Making Commercial Law: Essays in Honour of Roy Goode

By Royston Miles Goode; Ross Cranston | Go to book overview

4
Eight Principles of European Contract Law

OLE LANDO


A. About the Principles and the Commission on European Contract Law

On a summer evening in 1974 1 had dinner with a prominent official in the European Commission, Dr Winfried Hauschild. Dr Hauschild was then assisting the working group that drafted what later became the Rome Convention on the Law Applicable to Contractual Obligations. We discussed whether the planned 'choice of law' rules would establish the uniformity necessary for an integrated market. Would they give the enterprises trading in Europe the necessary feeling of security?

Anyone doing business abroad knows that some of his contracts with foreign partners will be governed by a foreign law. The unknown laws of the foreign country are one of his risks; they are often difficult for him and his local lawyer to understand; they make him feel insecure, and may keep him away from the European market. Thus, the existing variety of contract laws in Europe may be regarded as a non-tariff barrier to trade.

It is the aim of the European Community to do away with restrictions on trade within the Community, and therefore the differences of law which restrict trade should be abolished. Uniform 'choice of law' rules such as those of the planned Convention would, of course, give the businessman some security. He would have means to know when his contracts would be governed by his own law and when they would be subject to foreign laws. However, the latter contracts would still cause him problems; and he would have no assurance that in a foreign court his law would be applied, even if the rules of the Convention said that it should. In the courts of most countries his law would have to be pleaded and proved, and as most lawyers and judges do not like foreign laws and therefore try to avoid them, he would often find that his own law would not be applied.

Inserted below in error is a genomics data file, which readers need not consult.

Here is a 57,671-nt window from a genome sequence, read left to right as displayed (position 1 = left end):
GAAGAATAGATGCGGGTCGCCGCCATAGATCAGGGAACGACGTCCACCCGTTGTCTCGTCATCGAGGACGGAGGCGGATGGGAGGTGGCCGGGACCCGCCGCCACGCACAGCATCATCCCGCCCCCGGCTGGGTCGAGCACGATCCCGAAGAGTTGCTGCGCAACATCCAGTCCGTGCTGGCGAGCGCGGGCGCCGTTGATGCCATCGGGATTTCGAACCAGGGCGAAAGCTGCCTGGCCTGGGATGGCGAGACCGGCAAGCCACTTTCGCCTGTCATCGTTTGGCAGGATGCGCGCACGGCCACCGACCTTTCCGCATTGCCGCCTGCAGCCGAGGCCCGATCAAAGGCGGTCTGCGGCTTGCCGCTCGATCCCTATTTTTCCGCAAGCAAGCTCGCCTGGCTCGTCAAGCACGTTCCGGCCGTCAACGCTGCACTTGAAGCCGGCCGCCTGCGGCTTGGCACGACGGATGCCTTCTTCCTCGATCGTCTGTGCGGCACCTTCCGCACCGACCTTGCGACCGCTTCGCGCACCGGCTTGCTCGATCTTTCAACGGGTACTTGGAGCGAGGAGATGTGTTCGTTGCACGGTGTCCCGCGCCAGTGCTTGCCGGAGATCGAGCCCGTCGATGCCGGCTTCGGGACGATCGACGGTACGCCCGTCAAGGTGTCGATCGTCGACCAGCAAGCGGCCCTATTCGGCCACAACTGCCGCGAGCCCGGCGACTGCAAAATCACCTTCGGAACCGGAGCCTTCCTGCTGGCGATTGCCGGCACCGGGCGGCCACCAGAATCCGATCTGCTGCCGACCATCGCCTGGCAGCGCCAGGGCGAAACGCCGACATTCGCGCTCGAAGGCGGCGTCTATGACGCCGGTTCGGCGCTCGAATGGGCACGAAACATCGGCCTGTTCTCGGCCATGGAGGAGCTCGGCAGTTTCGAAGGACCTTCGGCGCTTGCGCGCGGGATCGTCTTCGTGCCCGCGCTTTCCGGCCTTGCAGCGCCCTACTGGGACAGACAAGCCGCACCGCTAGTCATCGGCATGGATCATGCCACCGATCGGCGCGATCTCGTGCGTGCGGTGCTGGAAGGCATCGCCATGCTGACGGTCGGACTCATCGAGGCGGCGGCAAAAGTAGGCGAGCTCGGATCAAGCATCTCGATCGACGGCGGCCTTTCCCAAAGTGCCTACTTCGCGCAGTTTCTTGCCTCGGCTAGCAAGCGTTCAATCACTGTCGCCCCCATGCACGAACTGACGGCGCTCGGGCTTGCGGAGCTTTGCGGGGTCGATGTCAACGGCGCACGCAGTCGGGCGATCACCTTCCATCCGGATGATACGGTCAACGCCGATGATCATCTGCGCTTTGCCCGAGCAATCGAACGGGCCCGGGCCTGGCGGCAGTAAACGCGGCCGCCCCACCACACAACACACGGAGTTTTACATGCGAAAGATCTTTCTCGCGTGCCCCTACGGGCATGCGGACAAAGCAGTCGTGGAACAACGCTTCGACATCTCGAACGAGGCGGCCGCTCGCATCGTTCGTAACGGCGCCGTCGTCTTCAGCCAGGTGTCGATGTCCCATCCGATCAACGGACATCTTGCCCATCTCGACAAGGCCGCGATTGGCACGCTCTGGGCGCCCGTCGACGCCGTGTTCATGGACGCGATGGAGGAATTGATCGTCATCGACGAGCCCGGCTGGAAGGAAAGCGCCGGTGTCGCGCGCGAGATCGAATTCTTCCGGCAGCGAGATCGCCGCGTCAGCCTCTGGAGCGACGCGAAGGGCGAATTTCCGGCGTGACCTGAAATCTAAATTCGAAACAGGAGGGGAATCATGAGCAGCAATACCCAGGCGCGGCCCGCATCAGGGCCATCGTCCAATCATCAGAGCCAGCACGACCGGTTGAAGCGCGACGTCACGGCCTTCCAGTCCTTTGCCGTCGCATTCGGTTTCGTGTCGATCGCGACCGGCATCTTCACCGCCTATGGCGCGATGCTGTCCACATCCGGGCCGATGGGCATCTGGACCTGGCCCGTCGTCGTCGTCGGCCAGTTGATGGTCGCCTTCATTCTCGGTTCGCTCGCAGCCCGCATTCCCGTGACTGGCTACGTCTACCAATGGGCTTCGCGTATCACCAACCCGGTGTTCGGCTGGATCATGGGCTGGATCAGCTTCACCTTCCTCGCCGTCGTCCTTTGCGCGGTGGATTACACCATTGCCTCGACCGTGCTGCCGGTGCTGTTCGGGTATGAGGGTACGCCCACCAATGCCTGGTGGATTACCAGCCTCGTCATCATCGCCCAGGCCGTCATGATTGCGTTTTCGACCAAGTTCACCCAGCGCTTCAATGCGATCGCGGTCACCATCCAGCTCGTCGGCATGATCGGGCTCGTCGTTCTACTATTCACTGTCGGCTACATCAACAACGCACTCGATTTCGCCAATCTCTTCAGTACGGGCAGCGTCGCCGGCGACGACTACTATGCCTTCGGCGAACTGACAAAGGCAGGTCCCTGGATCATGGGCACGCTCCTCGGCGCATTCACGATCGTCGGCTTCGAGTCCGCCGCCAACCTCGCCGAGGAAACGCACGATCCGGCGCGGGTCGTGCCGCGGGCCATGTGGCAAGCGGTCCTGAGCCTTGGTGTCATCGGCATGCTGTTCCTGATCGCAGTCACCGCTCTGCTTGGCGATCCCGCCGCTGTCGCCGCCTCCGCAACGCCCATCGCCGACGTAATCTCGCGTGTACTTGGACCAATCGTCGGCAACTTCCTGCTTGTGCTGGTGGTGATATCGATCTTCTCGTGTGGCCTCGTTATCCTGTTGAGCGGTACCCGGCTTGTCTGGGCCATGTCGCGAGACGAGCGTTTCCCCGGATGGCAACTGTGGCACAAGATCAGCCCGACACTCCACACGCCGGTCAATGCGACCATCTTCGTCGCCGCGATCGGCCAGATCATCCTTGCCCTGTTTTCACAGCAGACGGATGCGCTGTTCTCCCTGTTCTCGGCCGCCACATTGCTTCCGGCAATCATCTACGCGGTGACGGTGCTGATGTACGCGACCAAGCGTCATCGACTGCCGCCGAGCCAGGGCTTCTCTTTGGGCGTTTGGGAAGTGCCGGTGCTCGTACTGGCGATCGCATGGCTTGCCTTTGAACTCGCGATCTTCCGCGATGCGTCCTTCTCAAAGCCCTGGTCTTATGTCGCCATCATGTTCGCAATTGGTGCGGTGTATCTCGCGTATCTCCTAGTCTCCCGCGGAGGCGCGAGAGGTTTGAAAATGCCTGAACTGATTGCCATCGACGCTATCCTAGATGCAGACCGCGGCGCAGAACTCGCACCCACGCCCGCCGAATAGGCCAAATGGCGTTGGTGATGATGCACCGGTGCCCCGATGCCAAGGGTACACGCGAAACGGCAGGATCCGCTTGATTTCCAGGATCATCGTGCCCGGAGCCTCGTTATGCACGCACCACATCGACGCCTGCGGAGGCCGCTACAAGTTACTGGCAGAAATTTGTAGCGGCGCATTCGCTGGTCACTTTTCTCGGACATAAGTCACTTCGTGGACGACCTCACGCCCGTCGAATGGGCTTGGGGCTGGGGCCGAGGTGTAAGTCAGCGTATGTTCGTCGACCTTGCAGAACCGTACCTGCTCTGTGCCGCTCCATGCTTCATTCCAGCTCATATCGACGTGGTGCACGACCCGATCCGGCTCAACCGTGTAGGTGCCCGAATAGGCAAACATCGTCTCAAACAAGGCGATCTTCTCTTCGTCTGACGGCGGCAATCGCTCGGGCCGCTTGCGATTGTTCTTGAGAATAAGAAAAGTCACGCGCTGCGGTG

Dr Hauschid and I agreed that the planned 'choice of law' rules of the Convention would be a poor tool of legal integration. They would not establish the legal uniformity necessary for an integrated market. Dr Hauschild then said: 'We need a European Code of Obligations. Somebody should start drafting such a Code'.

-103-

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